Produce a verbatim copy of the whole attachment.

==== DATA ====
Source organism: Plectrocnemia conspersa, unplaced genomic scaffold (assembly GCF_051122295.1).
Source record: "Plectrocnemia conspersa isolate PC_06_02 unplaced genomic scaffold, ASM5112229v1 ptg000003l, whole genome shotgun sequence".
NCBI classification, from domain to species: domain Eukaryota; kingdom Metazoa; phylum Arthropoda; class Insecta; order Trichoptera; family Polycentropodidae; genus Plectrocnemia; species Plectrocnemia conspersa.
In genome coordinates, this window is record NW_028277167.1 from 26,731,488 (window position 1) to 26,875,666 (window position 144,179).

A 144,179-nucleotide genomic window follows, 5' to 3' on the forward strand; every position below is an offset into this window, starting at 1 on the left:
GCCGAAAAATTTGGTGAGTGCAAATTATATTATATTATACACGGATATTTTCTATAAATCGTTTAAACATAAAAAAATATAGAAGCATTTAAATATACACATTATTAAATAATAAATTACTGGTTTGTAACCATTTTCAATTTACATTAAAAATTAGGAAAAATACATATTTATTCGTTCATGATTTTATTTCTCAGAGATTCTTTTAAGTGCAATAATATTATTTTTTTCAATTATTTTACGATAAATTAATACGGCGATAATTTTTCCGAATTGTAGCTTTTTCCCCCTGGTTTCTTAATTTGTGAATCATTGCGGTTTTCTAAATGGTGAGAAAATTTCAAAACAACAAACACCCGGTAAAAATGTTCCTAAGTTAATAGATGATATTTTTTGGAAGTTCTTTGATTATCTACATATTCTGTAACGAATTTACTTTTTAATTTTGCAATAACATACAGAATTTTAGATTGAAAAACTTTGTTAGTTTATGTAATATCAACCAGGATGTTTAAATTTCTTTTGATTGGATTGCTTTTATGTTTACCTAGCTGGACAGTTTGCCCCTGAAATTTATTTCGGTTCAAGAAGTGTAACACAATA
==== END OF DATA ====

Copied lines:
Source organism: Plectrocnemia conspersa, unplaced genomic scaffold (assembly GCF_051122295.1).
Source record: "Plectrocnemia conspersa isolate PC_06_02 unplaced genomic scaffold, ASM5112229v1 ptg000003l, whole genome shotgun sequence".
NCBI classification, from domain to species: domain Eukaryota; kingdom Metazoa; phylum Arthropoda; class Insecta; order Trichoptera; family Polycentropodidae; genus Plectrocnemia; species Plectrocnemia conspersa.
In genome coordinates, this window is record NW_028277167.1 from 26,731,488 (window position 1) to 26,875,666 (window position 144,179).

A 144,179-nucleotide genomic window follows, 5' to 3' on the forward strand; every position below is an offset into this window, starting at 1 on the left:
GCCGAAAAATTTGGTGAGTGCAAATTATATTATATTATACACGGATATTTTCTATAAATCGTTTAAACATAAAAAAATATAGAAGCATTTAAATATACACATTATTAAATAATAAATTACTGGTTTGTAACCATTTTCAATTTACATTAAAAATTAGGAAAAATACATATTTATTCGTTCATGATTTTATTTCTCAGAGATTCTTTTAAGTGCAATAATATTATTTTTTTCAATTATTTTACGATAAATTAATACGGCGATAATTTTTCCGAATTGTAGCTTTTTCCCCCTGGTTTCTTAATTTGTGAATCATTGCGGTTTTCTAAATGGTGAGAAAATTTCAAAACAACAAACACCCGGTAAAAATGTTCCTAAGTTAATAGATGATATTTTTTGGAAGTTCTTTGATTATCTACATATTCTGTAACGAATTTACTTTTTAATTTTGCAATAACATACAGAATTTTAGATTGAAAAACTTTGTTAGTTTATGTAATATCAACCAGGATGTTTAAATTTCTTTTGATTGGATTGCTTTTATGTTTACCTAGCTGGACAGTTTGCCCCTGAAATTTATTTCGGTTCAAGAAGTGTAACACAATA